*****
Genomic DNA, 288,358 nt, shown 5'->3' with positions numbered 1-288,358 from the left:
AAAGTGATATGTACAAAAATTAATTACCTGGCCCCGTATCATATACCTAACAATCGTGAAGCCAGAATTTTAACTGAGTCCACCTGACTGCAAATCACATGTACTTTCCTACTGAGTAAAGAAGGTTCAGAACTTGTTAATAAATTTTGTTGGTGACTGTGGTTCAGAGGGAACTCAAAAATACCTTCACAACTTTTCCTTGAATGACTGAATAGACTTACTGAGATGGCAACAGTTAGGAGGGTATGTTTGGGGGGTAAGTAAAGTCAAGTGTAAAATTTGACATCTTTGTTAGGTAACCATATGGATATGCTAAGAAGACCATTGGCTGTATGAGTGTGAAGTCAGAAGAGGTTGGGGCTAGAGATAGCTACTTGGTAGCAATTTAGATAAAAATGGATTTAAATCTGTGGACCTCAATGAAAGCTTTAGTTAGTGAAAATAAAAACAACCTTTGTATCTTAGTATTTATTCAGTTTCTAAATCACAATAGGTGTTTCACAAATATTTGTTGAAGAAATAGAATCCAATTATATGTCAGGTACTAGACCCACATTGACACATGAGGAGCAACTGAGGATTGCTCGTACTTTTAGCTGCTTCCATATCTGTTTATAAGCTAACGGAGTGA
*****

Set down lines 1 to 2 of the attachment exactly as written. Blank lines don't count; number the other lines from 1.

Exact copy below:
Genomic DNA, 288,358 nt, shown 5'->3' with positions numbered 1-288,358 from the left:
AAAGTGATATGTACAAAAATTAATTACCTGGCCCCGTATCATATACCTAACAATCGTGAAGCCAGAATTTTAACTGAGTCCACCTGACTGCAAATCACATGTACTTTCCTACTGAGTAAAGAAGGTTCAGAACTTGTTAATAAATTTTGTTGGTGACTGTGGTTCAGAGGGAACTCAAAAATACCTTCACAACTTTTCCTTGAATGACTGAATAGACTTACTGAGATGGCAACAGTTAGGAGGGTATGTTTGGGGGGTAAGTAAAGTCAAGTGTAAAATTTGACATCTTTGTTAGGTAACCATATGGATATGCTAAGAAGACCATTGGCTGTATGAGTGTGAAGTCAGAAGAGGTTGGGGCTAGAGATAGCTACTTGGTAGCAATTTAGATAAAAATGGATTTAAATCTGTGGACCTCAATGAAAGCTTTAGTTAGTGAAAATAAAAACAACCTTTGTATCTTAGTATTTATTCAGTTTCTAAATCACAATAGGTGTTTCACAAATATTTGTTGAAGAAATAGAATCCAATTATATGTCAGGTACTAGACCCACATTGACACATGAGGAGCAACTGAGGATTGCTCGTACTTTTAGCTGCTTCCATATCTGTTTATAAGCTAACGGAGTGA